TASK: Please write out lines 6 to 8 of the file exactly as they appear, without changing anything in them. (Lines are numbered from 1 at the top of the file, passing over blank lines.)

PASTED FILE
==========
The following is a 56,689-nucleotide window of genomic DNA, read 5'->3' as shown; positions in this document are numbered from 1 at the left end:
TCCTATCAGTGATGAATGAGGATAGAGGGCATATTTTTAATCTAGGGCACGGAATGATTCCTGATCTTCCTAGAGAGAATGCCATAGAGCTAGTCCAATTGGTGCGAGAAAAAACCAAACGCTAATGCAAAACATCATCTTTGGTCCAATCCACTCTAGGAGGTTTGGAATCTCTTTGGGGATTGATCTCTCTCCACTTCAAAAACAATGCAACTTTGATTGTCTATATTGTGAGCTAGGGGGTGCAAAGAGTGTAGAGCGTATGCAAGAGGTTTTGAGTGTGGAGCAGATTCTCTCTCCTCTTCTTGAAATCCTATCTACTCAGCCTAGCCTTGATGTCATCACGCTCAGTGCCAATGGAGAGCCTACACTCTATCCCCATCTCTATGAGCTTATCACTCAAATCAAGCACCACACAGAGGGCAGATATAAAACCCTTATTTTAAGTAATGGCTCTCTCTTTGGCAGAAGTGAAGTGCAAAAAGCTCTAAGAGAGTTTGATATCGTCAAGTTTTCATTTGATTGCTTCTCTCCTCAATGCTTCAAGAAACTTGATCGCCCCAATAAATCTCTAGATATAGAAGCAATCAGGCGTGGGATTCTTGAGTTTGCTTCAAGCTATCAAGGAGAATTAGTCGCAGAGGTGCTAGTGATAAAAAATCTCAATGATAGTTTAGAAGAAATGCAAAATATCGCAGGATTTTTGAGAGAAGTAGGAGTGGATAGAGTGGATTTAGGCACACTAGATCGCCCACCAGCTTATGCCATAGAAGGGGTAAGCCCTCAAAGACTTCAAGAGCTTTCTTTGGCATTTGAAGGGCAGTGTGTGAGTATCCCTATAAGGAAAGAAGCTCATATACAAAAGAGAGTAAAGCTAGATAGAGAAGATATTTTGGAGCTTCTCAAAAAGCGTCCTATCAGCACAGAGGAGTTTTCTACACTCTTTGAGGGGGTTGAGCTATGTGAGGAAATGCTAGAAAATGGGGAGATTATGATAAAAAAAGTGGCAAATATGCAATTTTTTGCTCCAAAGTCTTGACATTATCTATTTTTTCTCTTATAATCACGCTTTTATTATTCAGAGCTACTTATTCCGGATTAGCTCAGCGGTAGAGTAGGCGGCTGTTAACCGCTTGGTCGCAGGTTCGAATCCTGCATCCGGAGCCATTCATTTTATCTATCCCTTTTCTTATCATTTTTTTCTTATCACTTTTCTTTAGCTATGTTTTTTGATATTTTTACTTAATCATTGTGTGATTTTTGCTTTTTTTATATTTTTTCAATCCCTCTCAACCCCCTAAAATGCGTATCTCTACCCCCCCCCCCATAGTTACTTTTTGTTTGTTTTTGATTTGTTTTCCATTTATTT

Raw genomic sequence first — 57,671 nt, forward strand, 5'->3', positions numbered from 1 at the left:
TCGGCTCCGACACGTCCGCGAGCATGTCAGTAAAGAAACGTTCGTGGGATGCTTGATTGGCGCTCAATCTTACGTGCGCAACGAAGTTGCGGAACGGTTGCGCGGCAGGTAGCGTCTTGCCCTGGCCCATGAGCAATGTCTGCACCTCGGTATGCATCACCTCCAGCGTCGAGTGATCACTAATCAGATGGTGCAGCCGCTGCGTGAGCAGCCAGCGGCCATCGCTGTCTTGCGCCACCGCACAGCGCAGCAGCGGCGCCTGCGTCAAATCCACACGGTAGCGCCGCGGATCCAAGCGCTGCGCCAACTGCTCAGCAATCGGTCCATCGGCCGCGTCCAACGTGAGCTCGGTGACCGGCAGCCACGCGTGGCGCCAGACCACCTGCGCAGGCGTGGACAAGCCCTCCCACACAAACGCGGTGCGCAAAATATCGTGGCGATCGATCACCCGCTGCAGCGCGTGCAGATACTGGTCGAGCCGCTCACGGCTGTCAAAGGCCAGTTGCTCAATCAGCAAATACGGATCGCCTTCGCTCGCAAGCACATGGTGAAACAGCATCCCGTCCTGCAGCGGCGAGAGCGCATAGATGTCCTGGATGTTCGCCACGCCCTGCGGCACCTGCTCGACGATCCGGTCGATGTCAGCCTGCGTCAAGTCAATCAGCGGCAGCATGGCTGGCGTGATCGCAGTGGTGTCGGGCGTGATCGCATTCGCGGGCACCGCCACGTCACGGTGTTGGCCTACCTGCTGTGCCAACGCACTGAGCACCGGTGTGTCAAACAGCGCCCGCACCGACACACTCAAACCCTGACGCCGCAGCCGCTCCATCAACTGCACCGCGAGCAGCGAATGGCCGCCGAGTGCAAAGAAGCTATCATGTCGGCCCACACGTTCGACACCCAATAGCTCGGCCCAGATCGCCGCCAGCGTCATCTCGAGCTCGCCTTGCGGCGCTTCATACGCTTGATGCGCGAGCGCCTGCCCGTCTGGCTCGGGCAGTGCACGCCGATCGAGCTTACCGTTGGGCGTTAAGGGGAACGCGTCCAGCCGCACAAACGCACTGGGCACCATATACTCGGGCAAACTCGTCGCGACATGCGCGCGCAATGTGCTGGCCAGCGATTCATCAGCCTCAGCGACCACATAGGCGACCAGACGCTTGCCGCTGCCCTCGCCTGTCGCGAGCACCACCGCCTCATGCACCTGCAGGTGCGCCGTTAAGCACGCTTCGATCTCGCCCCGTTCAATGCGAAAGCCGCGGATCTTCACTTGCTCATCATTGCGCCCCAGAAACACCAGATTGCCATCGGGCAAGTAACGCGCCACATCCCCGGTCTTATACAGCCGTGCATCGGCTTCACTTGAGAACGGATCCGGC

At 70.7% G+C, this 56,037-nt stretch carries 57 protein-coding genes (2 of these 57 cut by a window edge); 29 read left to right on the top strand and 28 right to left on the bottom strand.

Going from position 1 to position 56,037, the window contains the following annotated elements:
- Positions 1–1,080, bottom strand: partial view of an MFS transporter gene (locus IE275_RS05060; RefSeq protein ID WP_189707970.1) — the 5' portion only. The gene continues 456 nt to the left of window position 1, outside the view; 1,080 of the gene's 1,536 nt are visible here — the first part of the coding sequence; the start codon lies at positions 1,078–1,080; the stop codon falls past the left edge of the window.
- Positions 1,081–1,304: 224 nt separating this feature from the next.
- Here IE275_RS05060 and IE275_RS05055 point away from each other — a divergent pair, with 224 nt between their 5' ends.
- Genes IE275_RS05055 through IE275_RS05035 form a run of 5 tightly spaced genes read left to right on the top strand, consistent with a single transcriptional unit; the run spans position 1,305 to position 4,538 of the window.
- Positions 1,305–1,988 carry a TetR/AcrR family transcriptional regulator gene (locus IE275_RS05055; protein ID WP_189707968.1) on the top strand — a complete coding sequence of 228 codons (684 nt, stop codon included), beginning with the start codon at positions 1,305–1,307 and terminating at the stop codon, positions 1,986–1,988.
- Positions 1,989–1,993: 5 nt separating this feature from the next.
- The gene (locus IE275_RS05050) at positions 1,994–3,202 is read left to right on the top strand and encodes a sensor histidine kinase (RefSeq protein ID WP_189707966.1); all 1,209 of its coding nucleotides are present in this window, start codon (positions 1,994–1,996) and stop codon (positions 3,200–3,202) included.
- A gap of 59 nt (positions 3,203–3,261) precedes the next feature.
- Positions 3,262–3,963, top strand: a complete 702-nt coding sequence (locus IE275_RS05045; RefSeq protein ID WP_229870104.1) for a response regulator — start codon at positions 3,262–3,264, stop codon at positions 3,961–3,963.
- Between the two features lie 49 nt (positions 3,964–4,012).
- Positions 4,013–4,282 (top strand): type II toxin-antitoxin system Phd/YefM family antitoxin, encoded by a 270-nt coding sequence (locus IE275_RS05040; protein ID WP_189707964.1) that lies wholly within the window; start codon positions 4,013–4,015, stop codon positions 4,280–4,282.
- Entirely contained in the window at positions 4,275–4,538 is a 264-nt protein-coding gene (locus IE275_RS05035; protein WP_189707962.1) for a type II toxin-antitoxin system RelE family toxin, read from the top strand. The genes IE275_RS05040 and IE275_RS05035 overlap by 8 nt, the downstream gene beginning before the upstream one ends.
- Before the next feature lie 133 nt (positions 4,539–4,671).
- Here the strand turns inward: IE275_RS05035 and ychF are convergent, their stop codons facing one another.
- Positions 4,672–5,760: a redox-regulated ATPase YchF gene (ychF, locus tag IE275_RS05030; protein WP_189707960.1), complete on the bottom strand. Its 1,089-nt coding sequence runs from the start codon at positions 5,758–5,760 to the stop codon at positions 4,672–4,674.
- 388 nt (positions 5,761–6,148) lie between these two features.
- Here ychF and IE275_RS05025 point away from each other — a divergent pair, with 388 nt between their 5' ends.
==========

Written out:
Going from position 1 to position 56,037, the window contains the following annotated elements:
- Positions 1–1,080, bottom strand: partial view of an MFS transporter gene (locus IE275_RS05060; RefSeq protein ID WP_189707970.1) — the 5' portion only. The gene continues 456 nt to the left of window position 1, outside the view; 1,080 of the gene's 1,536 nt are visible here — the first part of the coding sequence; the start codon lies at positions 1,078–1,080; the stop codon falls past the left edge of the window.
- Positions 1,081–1,304: 224 nt separating this feature from the next.